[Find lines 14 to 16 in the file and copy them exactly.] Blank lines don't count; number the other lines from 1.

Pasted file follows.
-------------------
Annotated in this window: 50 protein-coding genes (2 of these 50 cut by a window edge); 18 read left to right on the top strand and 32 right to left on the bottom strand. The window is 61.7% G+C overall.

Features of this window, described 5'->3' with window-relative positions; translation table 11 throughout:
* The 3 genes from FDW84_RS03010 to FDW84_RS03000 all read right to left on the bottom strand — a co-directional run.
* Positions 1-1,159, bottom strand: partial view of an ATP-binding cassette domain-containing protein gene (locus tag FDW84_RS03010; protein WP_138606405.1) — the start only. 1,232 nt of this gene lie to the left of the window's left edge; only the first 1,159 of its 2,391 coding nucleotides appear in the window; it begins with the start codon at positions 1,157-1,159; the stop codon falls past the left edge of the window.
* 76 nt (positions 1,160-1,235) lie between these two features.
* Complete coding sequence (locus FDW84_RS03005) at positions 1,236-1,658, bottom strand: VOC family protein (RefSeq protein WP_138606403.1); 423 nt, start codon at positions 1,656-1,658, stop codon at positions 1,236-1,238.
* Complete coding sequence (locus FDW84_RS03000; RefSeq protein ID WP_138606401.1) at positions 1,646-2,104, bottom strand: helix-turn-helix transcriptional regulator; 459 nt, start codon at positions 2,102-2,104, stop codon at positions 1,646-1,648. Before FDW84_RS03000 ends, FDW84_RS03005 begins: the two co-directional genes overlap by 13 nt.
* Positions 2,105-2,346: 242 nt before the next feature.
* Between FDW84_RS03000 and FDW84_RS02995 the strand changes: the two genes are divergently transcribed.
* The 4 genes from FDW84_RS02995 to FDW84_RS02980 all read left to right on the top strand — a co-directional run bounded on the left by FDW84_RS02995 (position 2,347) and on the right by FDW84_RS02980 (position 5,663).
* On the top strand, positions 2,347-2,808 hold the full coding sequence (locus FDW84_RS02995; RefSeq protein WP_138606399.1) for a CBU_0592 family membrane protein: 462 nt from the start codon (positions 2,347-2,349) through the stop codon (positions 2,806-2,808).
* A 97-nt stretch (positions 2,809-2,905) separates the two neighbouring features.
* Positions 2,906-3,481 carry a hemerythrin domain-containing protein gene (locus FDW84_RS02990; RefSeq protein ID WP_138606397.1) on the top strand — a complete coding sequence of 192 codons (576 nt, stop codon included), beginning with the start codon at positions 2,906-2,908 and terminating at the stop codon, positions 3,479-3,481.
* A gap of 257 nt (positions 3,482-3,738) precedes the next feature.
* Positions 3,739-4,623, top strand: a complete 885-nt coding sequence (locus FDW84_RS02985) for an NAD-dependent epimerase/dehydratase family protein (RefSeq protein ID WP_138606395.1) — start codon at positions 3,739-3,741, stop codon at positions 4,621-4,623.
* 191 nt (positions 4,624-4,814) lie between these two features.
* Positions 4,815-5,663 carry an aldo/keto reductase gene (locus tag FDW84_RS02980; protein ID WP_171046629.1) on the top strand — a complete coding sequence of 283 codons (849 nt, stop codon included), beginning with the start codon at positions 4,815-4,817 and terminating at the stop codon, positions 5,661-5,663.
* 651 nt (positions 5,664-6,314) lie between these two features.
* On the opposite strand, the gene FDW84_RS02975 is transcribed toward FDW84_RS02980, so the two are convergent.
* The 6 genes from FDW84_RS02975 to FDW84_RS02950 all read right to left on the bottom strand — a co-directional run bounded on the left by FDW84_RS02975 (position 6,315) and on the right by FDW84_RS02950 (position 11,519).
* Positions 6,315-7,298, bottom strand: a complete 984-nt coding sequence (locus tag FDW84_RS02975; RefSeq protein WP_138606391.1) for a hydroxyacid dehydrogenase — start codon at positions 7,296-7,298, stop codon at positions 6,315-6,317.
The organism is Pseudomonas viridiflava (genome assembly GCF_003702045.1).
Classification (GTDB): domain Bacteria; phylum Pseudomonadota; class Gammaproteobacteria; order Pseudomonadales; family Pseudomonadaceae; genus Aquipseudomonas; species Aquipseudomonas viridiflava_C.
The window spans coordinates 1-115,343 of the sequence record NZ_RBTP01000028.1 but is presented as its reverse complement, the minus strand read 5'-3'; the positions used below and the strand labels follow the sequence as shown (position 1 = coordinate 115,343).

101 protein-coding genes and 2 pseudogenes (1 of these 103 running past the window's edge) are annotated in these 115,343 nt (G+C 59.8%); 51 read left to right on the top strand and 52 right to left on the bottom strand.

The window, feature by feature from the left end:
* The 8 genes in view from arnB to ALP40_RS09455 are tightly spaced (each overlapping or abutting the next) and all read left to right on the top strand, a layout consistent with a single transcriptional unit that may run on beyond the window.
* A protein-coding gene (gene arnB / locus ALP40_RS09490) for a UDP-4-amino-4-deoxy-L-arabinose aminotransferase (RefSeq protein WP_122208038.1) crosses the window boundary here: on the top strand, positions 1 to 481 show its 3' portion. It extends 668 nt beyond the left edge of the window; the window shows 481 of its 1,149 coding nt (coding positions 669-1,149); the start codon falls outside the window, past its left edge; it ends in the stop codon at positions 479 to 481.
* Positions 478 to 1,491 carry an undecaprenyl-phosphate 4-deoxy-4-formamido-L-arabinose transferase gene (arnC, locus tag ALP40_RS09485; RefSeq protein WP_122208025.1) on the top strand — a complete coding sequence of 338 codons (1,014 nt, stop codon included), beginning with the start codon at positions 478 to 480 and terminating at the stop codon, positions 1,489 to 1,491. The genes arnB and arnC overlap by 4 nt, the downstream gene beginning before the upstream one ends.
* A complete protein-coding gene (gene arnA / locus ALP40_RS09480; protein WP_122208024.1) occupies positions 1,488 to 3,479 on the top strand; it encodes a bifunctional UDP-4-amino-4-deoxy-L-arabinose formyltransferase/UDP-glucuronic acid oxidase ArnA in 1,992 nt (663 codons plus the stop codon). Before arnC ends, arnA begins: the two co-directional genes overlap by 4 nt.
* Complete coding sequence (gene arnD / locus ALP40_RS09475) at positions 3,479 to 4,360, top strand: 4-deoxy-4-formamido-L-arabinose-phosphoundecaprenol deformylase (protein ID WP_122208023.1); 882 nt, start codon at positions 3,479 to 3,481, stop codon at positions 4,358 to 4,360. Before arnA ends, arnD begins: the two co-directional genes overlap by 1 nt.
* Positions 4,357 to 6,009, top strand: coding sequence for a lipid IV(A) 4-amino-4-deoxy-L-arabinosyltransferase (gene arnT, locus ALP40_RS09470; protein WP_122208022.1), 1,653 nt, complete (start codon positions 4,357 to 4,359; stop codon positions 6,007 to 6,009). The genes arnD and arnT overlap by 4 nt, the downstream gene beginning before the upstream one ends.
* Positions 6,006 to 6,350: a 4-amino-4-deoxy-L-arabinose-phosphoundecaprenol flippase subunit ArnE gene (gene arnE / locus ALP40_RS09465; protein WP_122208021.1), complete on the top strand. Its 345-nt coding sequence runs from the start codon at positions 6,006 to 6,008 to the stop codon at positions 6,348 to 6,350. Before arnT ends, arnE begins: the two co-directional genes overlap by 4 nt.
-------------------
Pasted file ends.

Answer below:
* A gap of 257 nt (positions 3,482-3,738) precedes the next feature.
* Positions 3,739-4,623, top strand: a complete 885-nt coding sequence (locus FDW84_RS02985) for an NAD-dependent epimerase/dehydratase family protein (RefSeq protein ID WP_138606395.1) — start codon at positions 3,739-3,741, stop codon at positions 4,621-4,623.
* 191 nt (positions 4,624-4,814) lie between these two features.